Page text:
Moorefield Plantation Site

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Moorefield Plantation - Artist's Rendering
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[top] History

John Moore immigrated to America in 1620 on the Bona Nova. In 1635 he and his wife Elizabeth patented two hundred acres from the Crown. The couple's son Augustine inherited the property and added eighty-five acres to the original land grant. The property stayed in the Moore family until 1876, and Moore's great-nephew, also Augustine, built the plantation home Moorefield around 1750.

John and Elizabeth Moore and their descendants served the community and country in both peace and war. John and his brother both served as Justices and sheriffs of Elizabeth City County. A grandson was a member of the Committee of Safety during the Revolutionary War and three great-grandsons served in the militia. Another great-grandson served in the War of 1812.

In 1783, historical record show the Moores grew grain crops and had twenty slaves. In 1860, census information showed the Moore family was still cultivating the original 285 acres of land granted to the family in the seventeenth century and plantation livestock included four horses, four mules, twelve milk-producing cows, two oxen, six cattle, eighteen sheep, and thirty-five pigs. The family had grown wheat, corn, oats, peas, beans, potatoes, sweet potatoes, hay, and produced wool, butter, and fruit from an orchard the year before the census.

In 1876, William H. Moore sold the tract to Jefferson C. Phillips, and he sold the property to Nannie Collier in 1882. In 1895 the Moorefield home burned and was not rebuilt. Nannie Collier sold the property to the federal government in 1942.

See the Plantations Timeline.

[top] Photos

1862 Civil War Map1877 Survey1880s Plantation Map1888 Semple MapArtist's RenderingPre-1895 MoorefieldSignSign


[top] Moore House, Yorktown

In 1768, Augustine purchased 'Temple Farm' in Yorktown and eventually moved his wife and son into that house, now know as the Moore House. Besides resembling the architecture of Cloverdale, the Moore House is a site of national significance. At 10 o'clock on the morning of October 17, 1781, a drummer beating a "parley," and a British officer with a flag of truce, mounted a parapet south of Yorktown. The allies saw the signal, and soon the incessant, devastating artillery fire ceased. A hushed stillness fell over the field. Lord Cornwallis, realizing the defeat of his army was inevitable, send a message to General George Washington:

"Sir, I propose a cessation of hostilities for twenty-four hours, and that two officers may be appointed by each side, to meet at Mr. Moore's house, to settle terms for the surrender of the posts of York and Gloucester."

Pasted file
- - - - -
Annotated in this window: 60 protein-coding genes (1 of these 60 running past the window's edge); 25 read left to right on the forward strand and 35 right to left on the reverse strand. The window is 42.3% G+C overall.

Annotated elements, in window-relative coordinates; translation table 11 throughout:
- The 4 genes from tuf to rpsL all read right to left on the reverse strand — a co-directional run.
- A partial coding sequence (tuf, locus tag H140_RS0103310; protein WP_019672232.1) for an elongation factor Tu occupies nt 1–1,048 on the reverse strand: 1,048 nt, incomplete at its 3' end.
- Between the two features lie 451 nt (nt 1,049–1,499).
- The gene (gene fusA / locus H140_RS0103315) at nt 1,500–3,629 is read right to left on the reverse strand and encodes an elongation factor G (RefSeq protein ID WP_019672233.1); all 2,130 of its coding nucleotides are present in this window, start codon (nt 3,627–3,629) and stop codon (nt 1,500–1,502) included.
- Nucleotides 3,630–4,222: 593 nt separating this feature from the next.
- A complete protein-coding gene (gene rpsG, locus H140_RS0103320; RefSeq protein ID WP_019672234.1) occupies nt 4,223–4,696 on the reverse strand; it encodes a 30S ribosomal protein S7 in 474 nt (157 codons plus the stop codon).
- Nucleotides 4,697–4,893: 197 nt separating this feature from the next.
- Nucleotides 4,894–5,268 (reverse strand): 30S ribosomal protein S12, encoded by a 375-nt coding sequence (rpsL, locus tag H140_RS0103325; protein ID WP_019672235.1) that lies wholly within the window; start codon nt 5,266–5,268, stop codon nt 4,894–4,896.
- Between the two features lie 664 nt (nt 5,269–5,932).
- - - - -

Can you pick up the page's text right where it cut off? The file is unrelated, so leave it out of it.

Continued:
The Moore House in Yorktown was similar in style to the house at Moorefield.

1862 Photographed by John Wood & James F. GibsonMoore House Yorktown B&W.jpg2006 (Wikimedia Commons, user Aude0


The Moore House 1969 Brochure by the National Park Service

[top] Documents

As was common during the early years of our country's history, families frequently intermarried. This often makes is difficult to assign data to one particular plantation site. The following list specifically applies to this property. For more documents either pertains to the related families or the general area, see Plantations.


[top] Family Genealogy

See Moore Family Records

[top] Wills and Estate Information

1688 Appraisement of Estate of John Moore

1737-03-24, Augustine Moore Will

1737-1743 Court Orders Under Augustine Moore Will

Moore Estate from Elizabeth City County, Virginia, Rosemary Corley Neal, 1986 Heritage Books, Inc

1715 Will of John Moore from Elizabeth City County Virginia Deeds, Wills, Court Order 1715-1721, Rosemary Corley Neal, 1988 Heritage Books, Inc

1762-09-13 John Moore Will

1803-04-26 John Moore Will

1811-04-10 Augustine Moore Estate transcribed from Deed Book 33 page 306

1811 Elizabeth City County Order Book regarding administration of William Moore and Augustine Moore Estates

[top] Deeds, Patents, and Tax Records

1676-06-19 Land Patent transcribed from Patent Book 1, page 614

Revolutionary War Public Service Claim Records

Moore Estate Value Excerpts from William & Mary Quarterly, Vol IX, No 2, 1900

Moore Deeds, from Elizabeth City County, Virginia Deed Abstracts, 1787-1800 Joan Charles, 1994, Heritage Books, Inc

1787-1800 Deeds and Wills from Elizabeth City County Deeds and Wills, Vol 34 transcribed by Frank Farmer

1804 Deed Gift from Wm Moore to Augustine Moore transcribed by Frank Farmer

1808 50 Acres from Moore to Hampton Academy transcribed by Frank Farmer

1852 Deed from J.F. Moore to R.H. Vaughan, Elizabeth City County Deed Book, Vol M, Page 306

1877 Survey Plat and Bearings; Survey Book 1, Page 170, 21 March 1877

[top] Additional Tax Records

1775-1776 A List of Wheel Carriages in Elizabeth City County

1787 Property Tax List of Elizabeth City County

1796-1821 Mutual Insurance Society

1801 Elizabeth City County Tax List

1814 Tax List

1815-1850 Land Tax Records

Tax Rates and Assessments of Properties in West Area

1851-1872 Tax Records

1974 Additional Information on ECC Tax Records

Elizabeth City County Land Tax Records

English Duplicates of Lost Virginia Records

Property Matrices Based on Elizabeth City Tax Records

Tax Rate Comparisons of Cloverdale

Tracing Land Ownership of 100 Acres of Land.pdf

[top] Architecture

Architectural Details of Features of the Moore and Collier Houses, Frank Farmer

National Park Service - Moore House, Yorktown

The Moore House: A National Shrine Hatch, Charles. 1941. The William and Mary Quarterly, Vol. 21., No. 4.

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